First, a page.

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Combining Law and Public Health Degrees

May 13, 2024

Henry Fisher L’24, MPH’24 shares his experiences in the University of Pennsylvania’s JD/MPH (Master of Public Health) program.

Henry Fisher L’24, MPH’24 was confident in his interest in the law and public health when he enrolled in the University of Pennsylvania’s JD/MPH (Master of Public Health) program, but he was unsure how those two fields could mesh into one career. He began classes in the fall of 2020 as the University of Pennsylvania Carey Law School grappled with, and mastered, how to continue excellent legal education amid a pandemic.

Henry Fisher MPH'23, L'24 Henry Fisher L’24, MPH'24“That was its own experience with hybrid classes and masking, and as somebody who had these joint interests in public health and the law, it made so clear to me how these two fields intersect,” Fisher said. “When you think about masking mandates or access to benefits during the pandemic, that … got me thinking about how the law and public health affect each other. It was a really interesting place to start.”

Four years later, on the cusp of his graduation from the program, Fisher said the skillsets he has learned from both Penn Carey Law and the Perelman School of Medicine have been invaluable to shaping his perspective on the law and public health in addition to his future aspirations.

Q: Why did you specifically choose Penn’s dual-degree program?

Fisher: Really, the key part is the way the program is structured—it’s super-flexible for joint-degree students. I got to pick from several options of how I structured my years of school: Two years of law school, the third year was all Master of Public Health classes, and now I’m finishing both degrees.

Additionally, when I was deciding between programs, I had a great interaction with Evan Anderson, who was on the MPH faculty and is also a JD … I was able to build a relationship with him before the public health program started and talked to him the minute I was accepted. I was able to do my Master of Public Health capstone project with him, was a TA and research assistant for him. That relationship was an important factor because because it opened up a lot of doors and gave me that sort of mentorship out of the gate that I otherwise might not have had elsewhere.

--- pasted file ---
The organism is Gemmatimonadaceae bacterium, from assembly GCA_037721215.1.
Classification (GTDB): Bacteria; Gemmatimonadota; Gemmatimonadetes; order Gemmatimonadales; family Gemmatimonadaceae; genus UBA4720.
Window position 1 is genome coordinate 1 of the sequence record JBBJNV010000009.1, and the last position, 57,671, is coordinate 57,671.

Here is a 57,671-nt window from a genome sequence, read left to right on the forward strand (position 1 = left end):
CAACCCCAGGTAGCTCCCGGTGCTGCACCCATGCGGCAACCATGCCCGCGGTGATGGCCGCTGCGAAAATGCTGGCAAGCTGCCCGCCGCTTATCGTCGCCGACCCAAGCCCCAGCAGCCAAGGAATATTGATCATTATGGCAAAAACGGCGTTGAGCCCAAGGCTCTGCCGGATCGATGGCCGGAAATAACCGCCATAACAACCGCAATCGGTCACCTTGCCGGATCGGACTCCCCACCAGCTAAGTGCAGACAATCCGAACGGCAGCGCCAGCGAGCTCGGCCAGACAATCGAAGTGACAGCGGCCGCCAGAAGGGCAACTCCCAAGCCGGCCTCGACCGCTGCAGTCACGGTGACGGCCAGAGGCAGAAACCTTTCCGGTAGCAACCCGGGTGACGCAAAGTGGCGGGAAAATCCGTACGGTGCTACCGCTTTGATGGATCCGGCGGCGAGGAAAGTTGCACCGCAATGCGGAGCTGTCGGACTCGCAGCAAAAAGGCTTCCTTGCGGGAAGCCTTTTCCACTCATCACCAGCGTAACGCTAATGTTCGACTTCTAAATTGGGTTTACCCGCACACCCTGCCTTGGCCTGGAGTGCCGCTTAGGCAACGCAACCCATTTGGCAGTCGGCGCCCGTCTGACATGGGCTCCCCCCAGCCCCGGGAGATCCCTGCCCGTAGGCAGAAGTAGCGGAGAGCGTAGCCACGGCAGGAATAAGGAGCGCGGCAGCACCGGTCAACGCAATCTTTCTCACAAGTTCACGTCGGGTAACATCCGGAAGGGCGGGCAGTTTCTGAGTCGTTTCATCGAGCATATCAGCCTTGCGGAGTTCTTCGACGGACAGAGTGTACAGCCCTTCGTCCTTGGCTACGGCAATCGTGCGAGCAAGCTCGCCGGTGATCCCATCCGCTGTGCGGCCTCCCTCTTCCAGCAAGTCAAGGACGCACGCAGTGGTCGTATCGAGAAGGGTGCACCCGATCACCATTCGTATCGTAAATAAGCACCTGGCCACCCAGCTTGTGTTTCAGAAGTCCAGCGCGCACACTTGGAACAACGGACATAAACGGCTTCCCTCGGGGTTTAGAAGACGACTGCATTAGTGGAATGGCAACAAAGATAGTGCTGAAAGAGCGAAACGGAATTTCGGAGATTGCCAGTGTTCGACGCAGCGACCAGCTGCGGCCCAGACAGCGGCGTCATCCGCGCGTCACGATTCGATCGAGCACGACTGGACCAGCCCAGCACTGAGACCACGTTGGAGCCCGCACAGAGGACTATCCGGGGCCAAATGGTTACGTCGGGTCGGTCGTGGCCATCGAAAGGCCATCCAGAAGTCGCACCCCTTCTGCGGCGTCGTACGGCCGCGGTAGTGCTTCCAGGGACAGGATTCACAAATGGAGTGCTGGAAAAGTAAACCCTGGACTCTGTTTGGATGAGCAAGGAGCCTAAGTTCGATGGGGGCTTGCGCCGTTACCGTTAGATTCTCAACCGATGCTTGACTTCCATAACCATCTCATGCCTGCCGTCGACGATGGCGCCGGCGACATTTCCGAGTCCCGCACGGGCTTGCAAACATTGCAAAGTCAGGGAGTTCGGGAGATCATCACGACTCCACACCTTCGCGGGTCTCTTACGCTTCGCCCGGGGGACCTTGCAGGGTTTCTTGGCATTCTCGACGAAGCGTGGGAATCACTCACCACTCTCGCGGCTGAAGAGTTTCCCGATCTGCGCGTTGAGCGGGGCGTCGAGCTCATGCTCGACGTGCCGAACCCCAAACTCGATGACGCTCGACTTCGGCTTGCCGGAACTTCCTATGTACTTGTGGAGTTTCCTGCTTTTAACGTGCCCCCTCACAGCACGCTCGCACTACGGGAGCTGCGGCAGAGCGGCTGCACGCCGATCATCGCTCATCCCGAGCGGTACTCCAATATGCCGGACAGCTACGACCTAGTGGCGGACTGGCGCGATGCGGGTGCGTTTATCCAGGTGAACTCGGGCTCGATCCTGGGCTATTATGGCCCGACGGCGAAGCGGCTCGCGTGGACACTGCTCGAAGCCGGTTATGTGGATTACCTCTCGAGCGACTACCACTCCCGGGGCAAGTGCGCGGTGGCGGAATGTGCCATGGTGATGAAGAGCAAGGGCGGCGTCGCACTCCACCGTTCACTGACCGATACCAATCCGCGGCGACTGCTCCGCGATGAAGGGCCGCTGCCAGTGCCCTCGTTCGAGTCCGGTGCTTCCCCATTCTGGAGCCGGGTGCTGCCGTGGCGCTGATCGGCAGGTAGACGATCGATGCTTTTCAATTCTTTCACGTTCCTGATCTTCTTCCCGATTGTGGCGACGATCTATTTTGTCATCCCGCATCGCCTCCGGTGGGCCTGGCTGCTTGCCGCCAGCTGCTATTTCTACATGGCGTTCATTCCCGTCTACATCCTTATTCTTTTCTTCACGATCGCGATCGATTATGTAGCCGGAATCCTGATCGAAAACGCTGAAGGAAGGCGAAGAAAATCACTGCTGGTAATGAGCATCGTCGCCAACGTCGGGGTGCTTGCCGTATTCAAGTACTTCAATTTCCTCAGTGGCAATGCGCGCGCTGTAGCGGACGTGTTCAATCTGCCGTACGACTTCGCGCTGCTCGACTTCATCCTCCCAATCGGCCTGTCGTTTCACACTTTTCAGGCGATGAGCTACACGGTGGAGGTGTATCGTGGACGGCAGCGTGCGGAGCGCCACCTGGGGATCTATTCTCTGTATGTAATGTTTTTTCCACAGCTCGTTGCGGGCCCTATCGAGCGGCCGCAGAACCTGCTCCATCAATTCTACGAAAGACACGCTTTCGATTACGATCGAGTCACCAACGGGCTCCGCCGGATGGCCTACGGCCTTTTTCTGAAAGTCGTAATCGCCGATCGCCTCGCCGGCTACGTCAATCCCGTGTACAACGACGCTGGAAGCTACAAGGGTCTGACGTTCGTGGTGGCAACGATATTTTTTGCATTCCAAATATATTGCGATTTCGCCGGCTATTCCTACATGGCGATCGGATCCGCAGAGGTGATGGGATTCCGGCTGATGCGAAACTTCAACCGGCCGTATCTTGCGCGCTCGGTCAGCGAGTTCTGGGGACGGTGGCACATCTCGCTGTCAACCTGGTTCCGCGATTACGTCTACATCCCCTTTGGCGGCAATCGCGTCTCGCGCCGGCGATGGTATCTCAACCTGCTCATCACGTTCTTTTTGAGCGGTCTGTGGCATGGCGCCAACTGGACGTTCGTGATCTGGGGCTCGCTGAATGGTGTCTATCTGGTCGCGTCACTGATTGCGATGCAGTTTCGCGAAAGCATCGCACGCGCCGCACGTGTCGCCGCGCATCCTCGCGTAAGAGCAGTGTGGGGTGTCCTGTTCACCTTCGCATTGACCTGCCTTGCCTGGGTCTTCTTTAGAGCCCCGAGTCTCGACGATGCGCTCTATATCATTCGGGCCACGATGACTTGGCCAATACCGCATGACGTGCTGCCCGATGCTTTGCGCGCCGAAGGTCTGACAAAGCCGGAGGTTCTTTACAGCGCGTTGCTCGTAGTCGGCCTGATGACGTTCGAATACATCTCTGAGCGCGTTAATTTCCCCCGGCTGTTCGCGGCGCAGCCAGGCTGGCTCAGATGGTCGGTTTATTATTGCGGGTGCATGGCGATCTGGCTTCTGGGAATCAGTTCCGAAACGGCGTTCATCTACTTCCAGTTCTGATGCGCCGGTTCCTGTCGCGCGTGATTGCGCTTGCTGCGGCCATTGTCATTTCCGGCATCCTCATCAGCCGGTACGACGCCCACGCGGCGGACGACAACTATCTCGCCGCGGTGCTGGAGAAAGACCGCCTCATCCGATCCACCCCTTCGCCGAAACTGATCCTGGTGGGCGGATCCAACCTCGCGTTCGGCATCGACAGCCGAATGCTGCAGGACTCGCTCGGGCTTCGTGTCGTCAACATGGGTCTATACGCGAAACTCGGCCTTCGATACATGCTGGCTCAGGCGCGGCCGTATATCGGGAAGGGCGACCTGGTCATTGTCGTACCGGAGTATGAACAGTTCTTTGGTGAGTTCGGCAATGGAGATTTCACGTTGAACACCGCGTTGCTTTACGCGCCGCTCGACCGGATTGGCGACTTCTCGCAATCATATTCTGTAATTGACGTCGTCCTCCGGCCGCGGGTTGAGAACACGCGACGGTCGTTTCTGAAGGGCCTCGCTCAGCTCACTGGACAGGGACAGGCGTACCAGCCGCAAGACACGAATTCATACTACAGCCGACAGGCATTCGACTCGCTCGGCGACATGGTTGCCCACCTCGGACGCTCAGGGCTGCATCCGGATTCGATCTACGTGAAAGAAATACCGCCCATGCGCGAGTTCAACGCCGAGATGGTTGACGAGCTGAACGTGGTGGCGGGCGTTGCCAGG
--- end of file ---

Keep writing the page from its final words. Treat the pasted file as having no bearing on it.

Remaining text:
Q: What was your capstone project about?

Fisher: It was an integration of the two fields. We had been approached by a physician who had some questions about the legality of a certain medical intervention for people with opioid use disorder. My project essentially applied the legal background and analysis of the relevant statutes and regulatory landscape, but also looked into the history of these laws and used public health background to not only research opioid use disorder, but also make some normative arguments about the system at play. As part of the capstone experience, I had to think about the dissemination of my work … and how to convert it as a resource for laypeople or physicians to use or benefit from this information.

Q: What surprised you about this experience?

Fisher: The ability to pull skills from these two very distinct fields and see how they benefit my capability of engaging with each one has been really incredible and not necessarily something I anticipated. My public health education will make me a better lawyer, and as a lawyer I’ll be more effective in the public health space… . At the Law School, there are so many great faculty members, and really getting to engage with those people from two distinct fields with two distinct mindsets and ways of thinking about issues was exciting and valuable.

Q: You entered this program not knowing what exactly you wanted to do. Has this experience inspired a vision for your career?

Fisher: I want to be somebody who is able to use my education and skillset to make a real difference for people, and … I hope that will always be part of my career. On a larger scale even beyond a career, I’m thinking about engaging with my community and using this privilege of education to make an impact. That’s something I’m really excited about doing, and I’m better able to do it thanks to these programs. I’d say my capstone experience, about legal barriers and accessing treatment for opioid use disorder, has become a very big interest area of mine.

Q: What are your post-graduate plans?

Fisher: I’ll be a Junior Associate at McDermott Will & Emery’s Washington, D.C., office. They have a really great health practice that deals with all sorts of issues from fraud and abuse to managed care, to healthcare transactions and general counseling. I’m really excited to dive into the variety of issues the lawyers there get to deal with on a day-to-day basis.

Q: What’s your advice for students considering a dual-degree program?

Fisher: It is an undertaking, so make sure you’re passionate about both areas. If you’re on the fence—and I can only speak to the public health program—I’m sure faculty members or coordinators of the program would be, on the whole, more than happy to talk to you and give advice about what the program entails. Getting training from these different fields can really impact the work you want to do in a positive way. Whether you do a program with the business school, public health or even design—because of the skills you’re building, it’s becoming a huge part of your approach to the law and to your work.

Learn more about Penn Carey Law’s joint degree programs and certificates.